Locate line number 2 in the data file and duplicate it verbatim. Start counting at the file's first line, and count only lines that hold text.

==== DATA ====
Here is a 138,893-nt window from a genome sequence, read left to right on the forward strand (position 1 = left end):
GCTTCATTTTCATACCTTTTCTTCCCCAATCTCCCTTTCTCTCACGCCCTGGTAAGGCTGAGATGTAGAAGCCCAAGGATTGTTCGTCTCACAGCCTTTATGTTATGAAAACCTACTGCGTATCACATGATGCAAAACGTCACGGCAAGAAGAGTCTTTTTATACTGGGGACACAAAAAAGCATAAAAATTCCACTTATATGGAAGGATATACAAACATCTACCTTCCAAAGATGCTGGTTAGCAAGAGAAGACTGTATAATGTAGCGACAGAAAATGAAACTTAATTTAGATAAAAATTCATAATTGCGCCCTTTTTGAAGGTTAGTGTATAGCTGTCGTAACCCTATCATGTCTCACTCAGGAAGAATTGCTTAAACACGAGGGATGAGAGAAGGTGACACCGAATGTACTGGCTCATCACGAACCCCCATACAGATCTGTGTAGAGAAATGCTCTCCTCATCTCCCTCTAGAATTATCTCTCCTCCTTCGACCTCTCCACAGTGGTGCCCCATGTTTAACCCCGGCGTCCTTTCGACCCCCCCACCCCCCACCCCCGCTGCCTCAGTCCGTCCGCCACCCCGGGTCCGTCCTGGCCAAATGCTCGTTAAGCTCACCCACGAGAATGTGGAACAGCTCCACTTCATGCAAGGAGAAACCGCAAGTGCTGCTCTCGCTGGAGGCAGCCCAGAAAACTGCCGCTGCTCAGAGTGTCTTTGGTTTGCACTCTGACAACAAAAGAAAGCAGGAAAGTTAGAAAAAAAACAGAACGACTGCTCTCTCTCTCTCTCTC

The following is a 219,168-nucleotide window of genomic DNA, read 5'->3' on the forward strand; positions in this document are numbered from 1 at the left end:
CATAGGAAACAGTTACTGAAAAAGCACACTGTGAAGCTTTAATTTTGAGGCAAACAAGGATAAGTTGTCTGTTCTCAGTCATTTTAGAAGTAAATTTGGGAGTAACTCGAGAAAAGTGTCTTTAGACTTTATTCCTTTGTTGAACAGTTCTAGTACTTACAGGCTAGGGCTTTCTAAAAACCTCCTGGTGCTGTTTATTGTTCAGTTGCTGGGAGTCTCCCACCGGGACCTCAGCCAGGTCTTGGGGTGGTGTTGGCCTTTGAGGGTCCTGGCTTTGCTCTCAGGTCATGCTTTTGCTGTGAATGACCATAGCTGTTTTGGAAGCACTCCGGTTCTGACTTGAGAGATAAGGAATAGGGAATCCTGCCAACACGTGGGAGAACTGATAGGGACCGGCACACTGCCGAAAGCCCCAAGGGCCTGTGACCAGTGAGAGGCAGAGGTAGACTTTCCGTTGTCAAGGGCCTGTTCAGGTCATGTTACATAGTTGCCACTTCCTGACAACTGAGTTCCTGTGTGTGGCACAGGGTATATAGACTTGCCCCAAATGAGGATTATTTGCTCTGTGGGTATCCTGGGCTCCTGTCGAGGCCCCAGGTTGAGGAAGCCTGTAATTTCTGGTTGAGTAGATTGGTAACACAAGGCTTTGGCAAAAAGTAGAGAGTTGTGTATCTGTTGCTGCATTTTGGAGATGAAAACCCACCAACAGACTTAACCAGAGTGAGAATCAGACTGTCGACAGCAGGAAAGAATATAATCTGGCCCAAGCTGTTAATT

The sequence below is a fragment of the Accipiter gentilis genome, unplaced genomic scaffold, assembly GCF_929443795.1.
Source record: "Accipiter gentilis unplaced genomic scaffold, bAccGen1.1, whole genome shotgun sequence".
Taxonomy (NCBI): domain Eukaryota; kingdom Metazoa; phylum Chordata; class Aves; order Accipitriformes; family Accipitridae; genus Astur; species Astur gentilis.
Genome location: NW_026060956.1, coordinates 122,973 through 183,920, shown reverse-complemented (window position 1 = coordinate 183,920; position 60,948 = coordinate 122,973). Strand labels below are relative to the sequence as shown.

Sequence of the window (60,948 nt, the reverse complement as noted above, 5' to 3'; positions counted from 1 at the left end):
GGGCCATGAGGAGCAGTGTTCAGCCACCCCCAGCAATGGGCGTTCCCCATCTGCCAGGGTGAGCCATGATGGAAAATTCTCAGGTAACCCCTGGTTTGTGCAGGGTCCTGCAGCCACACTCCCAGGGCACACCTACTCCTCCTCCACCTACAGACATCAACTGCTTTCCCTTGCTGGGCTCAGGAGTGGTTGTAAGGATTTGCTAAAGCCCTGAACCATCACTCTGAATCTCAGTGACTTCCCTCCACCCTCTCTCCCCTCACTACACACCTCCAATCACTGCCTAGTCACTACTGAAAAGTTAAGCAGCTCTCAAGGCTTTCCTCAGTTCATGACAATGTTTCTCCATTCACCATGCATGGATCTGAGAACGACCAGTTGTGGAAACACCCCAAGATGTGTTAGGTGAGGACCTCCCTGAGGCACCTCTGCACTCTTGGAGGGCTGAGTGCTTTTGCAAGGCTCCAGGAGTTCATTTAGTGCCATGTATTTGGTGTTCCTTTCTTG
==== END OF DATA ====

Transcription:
GCTTCATTTTCATACCTTTTCTTCCCCAATCTCCCTTTCTCTCACGCCCTGGTAAGGCTGAGATGTAGAAGCCCAAGGATTGTTCGTCTCACAGCCTTTATGTTATGAAAACCTACTGCGTATCACATGATGCAAAACGTCACGGCAAGAAGAGTCTTTTTATACTGGGGACACAAAAAAGCATAAAAATTCCACTTATATGGAAGGATATACAAACATCTACCTTCCAAAGATGCTGGTTAGCAAGAGAAGACTGTATAATGTAGCGACAGAAAATGAAACTTAATTTAGATAAAAATTCATAATTGCGCCCTTTTTGAAGGTTAGTGTATAGCTGTCGTAACCCTATCATGTCTCACTCAGGAAGAATTGCTTAAACACGAGGGATGAGAGAAGGTGACACCGAATGTACTGGCTCATCACGAACCCCCATACAGATCTGTGTAGAGAAATGCTCTCCTCATCTCCCTCTAGAATTATCTCTCCTCCTTCGACCTCTCCACAGTGGTGCCCCATGTTTAACCCCGGCGTCCTTTCGACCCCCCCACCCCCCACCCCCGCTGCCTCAGTCCGTCCGCCACCCCGGGTCCGTCCTGGCCAAATGCTCGTTAAGCTCACCCACGAGAATGTGGAACAGCTCCACTTCATGCAAGGAGAAACCGCAAGTGCTGCTCTCGCTGGAGGCAGCCCAGAAAACTGCCGCTGCTCAGAGTGTCTTTGGTTTGCACTCTGACAACAAAAGAAAGCAGGAAAGTTAGAAAAAAAACAGAACGACTGCTCTCTCTCTCTCTCTC